You remember how Drake knocked Alfred from the footboard of his bed on the occasion of our night meeting to get up the boat-race. That was a good example of Drake's reckless rudeness, proceeding merely from his boisterous disposition, but somehow those outbreaks were always directed to Alfred, just as the rough points of Alfred's disposition were sure to be turned to Drake. That fall had hurt Alfred, and from the date of the commencement of our boat-practice, the war between the two had waxed hotter and hotter. The contest seemed only to amuse Harry Higginson, but Walter--our mentor, my conscientious, tender-hearted brother, who led us all in games as well as in lessons--worried over it, and each day he exhorted the two to govern their tempers, and, with great tact and decision, whenever he saw a storm brewing, managed to throw oil upon the waters. However, his influence did not heal up the difference, and in about a fortnight, a few days before the intended race, there occurred during our afternoon boat-practice a little row between the two antagonists, which proved a final skirmish before the severe but ludicrous battle which crowned the civil war.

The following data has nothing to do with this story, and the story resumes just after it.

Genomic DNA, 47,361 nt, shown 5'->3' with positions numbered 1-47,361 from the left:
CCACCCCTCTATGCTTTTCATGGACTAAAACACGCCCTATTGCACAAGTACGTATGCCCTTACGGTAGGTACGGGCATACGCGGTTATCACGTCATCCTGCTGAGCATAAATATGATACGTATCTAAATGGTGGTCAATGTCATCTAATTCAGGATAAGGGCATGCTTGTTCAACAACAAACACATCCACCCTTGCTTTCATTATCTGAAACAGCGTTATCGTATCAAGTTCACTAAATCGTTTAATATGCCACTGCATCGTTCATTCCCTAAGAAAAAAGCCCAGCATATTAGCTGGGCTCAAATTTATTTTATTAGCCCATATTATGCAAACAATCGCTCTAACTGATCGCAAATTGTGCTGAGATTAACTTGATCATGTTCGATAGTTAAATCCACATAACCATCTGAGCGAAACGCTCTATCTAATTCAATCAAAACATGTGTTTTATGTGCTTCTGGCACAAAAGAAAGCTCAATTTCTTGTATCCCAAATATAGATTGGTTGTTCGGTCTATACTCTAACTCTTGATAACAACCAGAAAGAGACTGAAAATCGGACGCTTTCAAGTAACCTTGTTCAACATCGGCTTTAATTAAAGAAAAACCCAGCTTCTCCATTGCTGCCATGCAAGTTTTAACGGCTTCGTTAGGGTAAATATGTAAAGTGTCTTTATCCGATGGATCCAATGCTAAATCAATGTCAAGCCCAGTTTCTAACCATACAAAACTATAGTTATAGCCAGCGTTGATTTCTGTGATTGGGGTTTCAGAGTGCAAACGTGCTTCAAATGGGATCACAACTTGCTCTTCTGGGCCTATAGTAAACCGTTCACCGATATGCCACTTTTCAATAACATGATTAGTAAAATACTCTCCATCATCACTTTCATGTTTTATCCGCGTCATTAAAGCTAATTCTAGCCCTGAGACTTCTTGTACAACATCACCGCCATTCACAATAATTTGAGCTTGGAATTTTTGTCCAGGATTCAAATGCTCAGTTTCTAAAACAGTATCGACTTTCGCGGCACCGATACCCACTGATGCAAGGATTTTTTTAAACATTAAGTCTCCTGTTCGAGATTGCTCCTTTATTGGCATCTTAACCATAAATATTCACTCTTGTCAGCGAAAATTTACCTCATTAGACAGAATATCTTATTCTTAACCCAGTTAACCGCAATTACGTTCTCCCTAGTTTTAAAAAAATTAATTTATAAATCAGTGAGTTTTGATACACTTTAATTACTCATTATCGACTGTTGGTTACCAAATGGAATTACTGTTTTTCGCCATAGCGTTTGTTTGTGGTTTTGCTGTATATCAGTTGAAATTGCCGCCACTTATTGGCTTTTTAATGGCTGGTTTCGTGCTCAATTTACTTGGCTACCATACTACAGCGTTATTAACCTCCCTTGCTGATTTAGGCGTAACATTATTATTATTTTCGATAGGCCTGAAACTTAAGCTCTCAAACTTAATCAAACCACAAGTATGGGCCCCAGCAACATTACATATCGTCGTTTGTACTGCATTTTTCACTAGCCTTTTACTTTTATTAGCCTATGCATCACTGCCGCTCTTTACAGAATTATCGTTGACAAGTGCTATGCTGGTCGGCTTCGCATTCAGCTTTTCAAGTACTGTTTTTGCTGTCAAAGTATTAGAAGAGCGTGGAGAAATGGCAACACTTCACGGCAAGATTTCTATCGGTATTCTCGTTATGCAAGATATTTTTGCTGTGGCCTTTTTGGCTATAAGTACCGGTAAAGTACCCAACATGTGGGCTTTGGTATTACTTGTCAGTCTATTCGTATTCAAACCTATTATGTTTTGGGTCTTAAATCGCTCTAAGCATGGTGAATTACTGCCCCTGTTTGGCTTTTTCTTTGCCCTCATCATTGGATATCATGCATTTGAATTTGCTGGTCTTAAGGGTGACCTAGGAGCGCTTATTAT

We were rowing in Bath Bay as usual, Walter pulling the stroke oar, and Harry Higginson the bow, whilst Drake and Alfred held the intermediate positions, Drake sitting behind Alfred--that is, nearer the bow. I had my place at the tiller.